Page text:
US 2825424 A
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Description (OCR text may contain errors)
March 4, 1958 w. E. ,GROSS GAS MASK CANIsTERs Filed Deo. 22. 195o 2 Sheets-Sheet l INVENTOR.
WILLIAM E. GRSS BY l// ATI'DRN EY 'March 4,1958 w, E @R055 2,825,424
GAS MASK CANISTERS Filed Dec. 22, 1950 2 Sheets-Sheet 2 Fj/g. 2.
o o u o n n u w* n n n n n n an i INVENTol-z.
BY WILLIAM EGROSS ATTEIFINEY United States aten GASfMASK CANISTERS William E. Gross, Joppa, Md., assigner to the United States of' America. as represented by the Secretary of the Army, as trustee Application December.22,.1950, Serial No. $32,282 2 Claims.v (Cl..1834.3)
(Granted'under'l'itle', U. S. Code (1952),.sec. 266) The invention described herein may be manufactured and'used by or for the Government for governmental purposes,- without` the payment to me of any` royalty thereon.
This invention relates` generally to air purification and filtering` equipment and'particularly to apparatus for removing'noxious and deleterious` gases, fumes, vapors and the-like from contaminated air.
In order'to purify' air and render itfit for breathing, itf-is currently the practice to use a gas mask having a canisterV associated therewith. In this arrangement,.con taminated air must pass through the canister. where it is purified' and' tiltered before' itis inhaled.
The canisters currently used; ordinarily comprise a container which houses. an erosol lter and a sorbent. The sorbent is ordinarily' a powdered' or granular materi'alisuch as powdered' or granular charcoal and' is. separatedffrom' the` aerosol filter by' a perforated plate and a` lilter pad. When the canister is subjected to rough handling, 'the perforated plate is sometimes displaced or deformed. In the former instance, canister failure results, and inthe latter .instance the canistersf electiveness is impaired' because channeling of gasesresults. Another delieiency in the currentlyusedz canister is that' the filter pad, which is madeof albrousmaterial, frequently clogs up perforations i'n the embossed perforated plate. This causes the airto' by-pass the'clogge'd-up perforations and resnltsin ineliicient purication of the air; due tothe fact thatl there .lacks Vuniform contact of. the air: with. the sorbent; Avery serious deficiency of the currently used canisters is.' that the aforementioned iilter pad, during storage, isv often forced down into theV valleys between the'. emboss-rnents of the perforated' plate/by the: pressure of the sorbent filling. This increases the volume of the sorbent compartment which in turn permits loosening of the sorbent with consequent channeling by gases.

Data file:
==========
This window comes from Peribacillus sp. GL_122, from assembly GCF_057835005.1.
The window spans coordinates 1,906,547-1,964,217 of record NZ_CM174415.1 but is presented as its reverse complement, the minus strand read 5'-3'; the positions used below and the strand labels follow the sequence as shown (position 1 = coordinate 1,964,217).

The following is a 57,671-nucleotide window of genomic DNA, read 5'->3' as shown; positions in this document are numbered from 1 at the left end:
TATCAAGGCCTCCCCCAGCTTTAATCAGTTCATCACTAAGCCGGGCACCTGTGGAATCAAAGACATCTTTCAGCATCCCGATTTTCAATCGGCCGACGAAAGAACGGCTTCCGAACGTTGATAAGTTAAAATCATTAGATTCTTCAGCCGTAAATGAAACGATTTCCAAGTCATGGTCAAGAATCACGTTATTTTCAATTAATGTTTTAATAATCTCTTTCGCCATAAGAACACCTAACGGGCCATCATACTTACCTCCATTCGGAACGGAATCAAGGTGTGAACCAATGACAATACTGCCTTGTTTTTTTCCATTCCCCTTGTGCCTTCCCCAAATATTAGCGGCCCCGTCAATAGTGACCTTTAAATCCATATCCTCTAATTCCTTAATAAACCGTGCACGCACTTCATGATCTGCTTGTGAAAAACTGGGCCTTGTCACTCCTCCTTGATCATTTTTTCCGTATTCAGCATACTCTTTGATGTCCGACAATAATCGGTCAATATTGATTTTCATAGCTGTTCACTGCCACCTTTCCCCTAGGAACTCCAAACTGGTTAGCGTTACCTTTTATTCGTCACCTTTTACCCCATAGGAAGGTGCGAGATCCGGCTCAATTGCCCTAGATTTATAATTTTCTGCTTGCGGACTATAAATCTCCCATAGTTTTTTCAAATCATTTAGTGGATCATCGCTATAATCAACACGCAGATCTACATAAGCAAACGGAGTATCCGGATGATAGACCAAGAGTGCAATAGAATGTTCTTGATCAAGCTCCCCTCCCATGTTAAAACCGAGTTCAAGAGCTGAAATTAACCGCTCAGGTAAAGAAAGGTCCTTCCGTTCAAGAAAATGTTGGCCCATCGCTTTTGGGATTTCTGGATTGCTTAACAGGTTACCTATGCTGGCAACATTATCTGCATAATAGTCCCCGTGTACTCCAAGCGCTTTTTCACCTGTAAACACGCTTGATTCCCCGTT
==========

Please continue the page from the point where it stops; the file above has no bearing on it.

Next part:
It is a specific object of this invention to provide a durable, lightweight, efficient canister which is adapted to be associated with a gas mask, and in which the dehciencies present in the currently used canisters are eliminated.
Another specific object of this invention is to provide a canister of rugged design and construction which will not be deformed when subjected to rough treatment or long periods of storage, thereby avoiding channeling of gases which results when a canister is deformed.